• Drinks: Mineral water, coffee (max. 2 cups per day), freshly squeezed fruit and vegetable juices (e.g. from apples, pears, carrots), tea, soft drinks without caffeine
  • Other: Eggs (except brine eggs), custard and dessert powder (if free from chocolate and nuts), sugar, jams, honey.

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When taking medication with non-selective MAO-inhibitors at the same time, oral tyramine intake. with simultaneous inhibition of its breakdown can lead to an accumulation of tyramine with a possibly strongly pronounced circulatory effect up to a hypertensive crisis (so-calledtyramine or "cheese effect"). Tyramine sensitivity is also observed in advanced liver cirrhosis (increased tyrosine levels in these patients).

Furthermore, tyramine, like other biogenic amines (including histamine in strawberries, shellfish and crustaceans; serotonin in bananas and nuts) can trigger a "food allergy"(food intolerance). In addition, the consumption of foods rich in tyramine and histamine can trigger migraine attacks in people who are predisposed to them.

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Tips for the storage, preservation and preparation of food

  • Special attention should be paid to the storage of food when purchasing.
  • Buy fresh food from the region (these are usually fresh and have only short transport distances)
  • Avoid preserved food if possible
  • Shop several times a week and consume food quickly.
  • Do not store food at room temperature. Cool storage delays the ripening process of plants. The rapid spoilage of meat is avoided.
  • Do not store food in the refrigerator for more than a few days.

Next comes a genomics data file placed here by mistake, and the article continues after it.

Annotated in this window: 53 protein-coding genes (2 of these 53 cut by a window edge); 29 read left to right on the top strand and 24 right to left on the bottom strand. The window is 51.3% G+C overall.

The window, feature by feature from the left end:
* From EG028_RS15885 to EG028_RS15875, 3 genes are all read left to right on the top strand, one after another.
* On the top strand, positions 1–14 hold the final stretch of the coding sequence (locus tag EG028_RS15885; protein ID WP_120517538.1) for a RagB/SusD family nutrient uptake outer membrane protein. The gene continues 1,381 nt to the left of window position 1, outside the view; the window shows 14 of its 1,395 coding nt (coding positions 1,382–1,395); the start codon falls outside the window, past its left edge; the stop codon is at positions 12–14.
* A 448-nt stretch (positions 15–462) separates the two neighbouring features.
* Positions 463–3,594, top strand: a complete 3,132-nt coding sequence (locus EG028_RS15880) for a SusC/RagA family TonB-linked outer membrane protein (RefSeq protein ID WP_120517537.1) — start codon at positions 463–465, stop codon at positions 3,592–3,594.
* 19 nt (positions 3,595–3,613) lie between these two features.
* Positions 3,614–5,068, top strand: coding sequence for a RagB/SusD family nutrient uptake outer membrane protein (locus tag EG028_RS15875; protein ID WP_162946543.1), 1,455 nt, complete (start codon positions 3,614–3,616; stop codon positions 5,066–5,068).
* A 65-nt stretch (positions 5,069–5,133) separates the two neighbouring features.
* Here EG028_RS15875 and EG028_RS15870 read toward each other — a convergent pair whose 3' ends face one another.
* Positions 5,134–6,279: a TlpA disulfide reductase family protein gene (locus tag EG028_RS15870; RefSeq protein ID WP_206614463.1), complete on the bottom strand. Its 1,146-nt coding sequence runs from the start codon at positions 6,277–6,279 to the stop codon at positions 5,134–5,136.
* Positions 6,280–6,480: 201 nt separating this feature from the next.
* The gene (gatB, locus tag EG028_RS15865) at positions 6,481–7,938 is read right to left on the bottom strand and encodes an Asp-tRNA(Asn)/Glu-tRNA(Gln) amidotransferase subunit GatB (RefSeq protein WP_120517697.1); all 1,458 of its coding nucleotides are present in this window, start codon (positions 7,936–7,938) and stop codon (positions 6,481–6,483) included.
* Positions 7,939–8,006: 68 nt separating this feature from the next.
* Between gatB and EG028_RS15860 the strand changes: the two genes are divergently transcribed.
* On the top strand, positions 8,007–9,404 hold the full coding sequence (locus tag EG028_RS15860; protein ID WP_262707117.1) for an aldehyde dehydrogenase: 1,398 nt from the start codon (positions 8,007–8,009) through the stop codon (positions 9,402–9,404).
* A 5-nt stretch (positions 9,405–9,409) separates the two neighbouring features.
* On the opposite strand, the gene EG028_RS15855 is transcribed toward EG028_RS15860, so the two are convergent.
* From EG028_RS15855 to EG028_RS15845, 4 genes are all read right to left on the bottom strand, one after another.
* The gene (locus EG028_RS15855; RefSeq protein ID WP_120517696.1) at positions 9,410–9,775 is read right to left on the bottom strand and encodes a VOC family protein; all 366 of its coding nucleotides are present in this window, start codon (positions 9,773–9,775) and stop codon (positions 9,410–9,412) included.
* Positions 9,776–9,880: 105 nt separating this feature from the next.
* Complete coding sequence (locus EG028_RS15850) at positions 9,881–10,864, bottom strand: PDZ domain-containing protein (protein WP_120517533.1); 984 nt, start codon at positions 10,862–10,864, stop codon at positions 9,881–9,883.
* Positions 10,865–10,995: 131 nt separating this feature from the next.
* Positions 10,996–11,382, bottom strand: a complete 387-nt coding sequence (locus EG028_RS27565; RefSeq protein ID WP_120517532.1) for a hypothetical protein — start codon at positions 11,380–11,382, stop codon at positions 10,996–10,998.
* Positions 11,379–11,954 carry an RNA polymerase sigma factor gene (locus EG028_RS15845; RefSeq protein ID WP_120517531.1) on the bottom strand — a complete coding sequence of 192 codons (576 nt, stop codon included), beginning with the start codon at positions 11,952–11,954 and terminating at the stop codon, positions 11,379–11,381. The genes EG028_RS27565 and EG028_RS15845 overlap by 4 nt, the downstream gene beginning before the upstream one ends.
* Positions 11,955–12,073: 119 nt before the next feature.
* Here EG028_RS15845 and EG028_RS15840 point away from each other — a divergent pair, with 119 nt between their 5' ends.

• Pay attention to the expiration date when buying.
  • In the case of potentially risky foods, try only small portions at first. Pay attention to physical reactions (measure blood pressure if necessary)
  • Keeping a food log: clearly document what is and is not tolerated.

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  1. Blackwell B et al,(1969) Monoamine oxidase inhibition and intolerance to foodstuffs. Bibl Nutr Dieta 11:96-110.
  2. Fulenwider JT et al. (1978) Deranged tyrosine metabolism in cirrhosis. Yale J Biol Med 51:625-633.
  3. Jansen SC et al (2003) Intolerance to dietary biogenic amines: a review. Ann Allergy Asthma Immunol 91:233-240.
  4. Latorre-Moratalla ML et al.(2017) Tyramine and histamine risk assessment related to consumption of dry fermented sausages by the Spanish population. Food Chem Toxicol 99:78-85.
  5. Niwa T et al(2011)Human liver enzymes responsible for metabolic elimination of tyramine; a vasopressor agent from daily food. Drug Metab Lett 5:216-219.
  6. Prester L (2011) Biogenic amines in fish, fish products and shellfish: a review. Food Addit Contam Part A Chem Anal Control Expo Risk Assess 28:1547-1160.
  7. Weidenhiller M et al (2012) Histamine intolerance syndrome (HIS): plethora of physiological, pathophysiological and toxic mechanisms and their differentiation. Z Gastroenterol 50:1302-1309.


Last updated on: 29.10.2020